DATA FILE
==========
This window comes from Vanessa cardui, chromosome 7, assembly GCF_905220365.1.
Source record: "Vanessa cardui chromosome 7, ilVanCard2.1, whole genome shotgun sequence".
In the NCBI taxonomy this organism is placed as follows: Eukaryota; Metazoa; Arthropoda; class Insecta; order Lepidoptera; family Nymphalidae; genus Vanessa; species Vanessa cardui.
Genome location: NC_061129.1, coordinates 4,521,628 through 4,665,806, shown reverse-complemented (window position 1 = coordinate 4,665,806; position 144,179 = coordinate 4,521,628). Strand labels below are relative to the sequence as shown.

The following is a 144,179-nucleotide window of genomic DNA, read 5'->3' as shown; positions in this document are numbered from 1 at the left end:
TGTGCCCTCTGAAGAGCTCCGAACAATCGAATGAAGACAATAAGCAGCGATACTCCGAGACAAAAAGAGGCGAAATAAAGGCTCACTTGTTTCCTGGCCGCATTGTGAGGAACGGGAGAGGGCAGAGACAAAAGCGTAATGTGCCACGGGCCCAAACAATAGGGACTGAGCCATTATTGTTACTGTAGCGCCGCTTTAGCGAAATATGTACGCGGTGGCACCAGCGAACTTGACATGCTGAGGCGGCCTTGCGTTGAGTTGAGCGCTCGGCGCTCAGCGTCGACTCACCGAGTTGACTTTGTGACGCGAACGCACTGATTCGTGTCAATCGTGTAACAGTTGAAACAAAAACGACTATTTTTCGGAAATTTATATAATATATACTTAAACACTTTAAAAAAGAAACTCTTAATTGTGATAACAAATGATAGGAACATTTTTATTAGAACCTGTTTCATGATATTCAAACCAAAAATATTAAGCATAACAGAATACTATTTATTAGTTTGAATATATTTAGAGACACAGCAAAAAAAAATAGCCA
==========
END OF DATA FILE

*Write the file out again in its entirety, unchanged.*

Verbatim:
This window comes from Vanessa cardui, chromosome 7, assembly GCF_905220365.1.
Source record: "Vanessa cardui chromosome 7, ilVanCard2.1, whole genome shotgun sequence".
In the NCBI taxonomy this organism is placed as follows: Eukaryota; Metazoa; Arthropoda; class Insecta; order Lepidoptera; family Nymphalidae; genus Vanessa; species Vanessa cardui.
Genome location: NC_061129.1, coordinates 4,521,628 through 4,665,806, shown reverse-complemented (window position 1 = coordinate 4,665,806; position 144,179 = coordinate 4,521,628). Strand labels below are relative to the sequence as shown.

The following is a 144,179-nucleotide window of genomic DNA, read 5'->3' as shown; positions in this document are numbered from 1 at the left end:
TGTGCCCTCTGAAGAGCTCCGAACAATCGAATGAAGACAATAAGCAGCGATACTCCGAGACAAAAAGAGGCGAAATAAAGGCTCACTTGTTTCCTGGCCGCATTGTGAGGAACGGGAGAGGGCAGAGACAAAAGCGTAATGTGCCACGGGCCCAAACAATAGGGACTGAGCCATTATTGTTACTGTAGCGCCGCTTTAGCGAAATATGTACGCGGTGGCACCAGCGAACTTGACATGCTGAGGCGGCCTTGCGTTGAGTTGAGCGCTCGGCGCTCAGCGTCGACTCACCGAGTTGACTTTGTGACGCGAACGCACTGATTCGTGTCAATCGTGTAACAGTTGAAACAAAAACGACTATTTTTCGGAAATTTATATAATATATACTTAAACACTTTAAAAAAGAAACTCTTAATTGTGATAACAAATGATAGGAACATTTTTATTAGAACCTGTTTCATGATATTCAAACCAAAAATATTAAGCATAACAGAATACTATTTATTAGTTTGAATATATTTAGAGACACAGCAAAAAAAAATAGCCA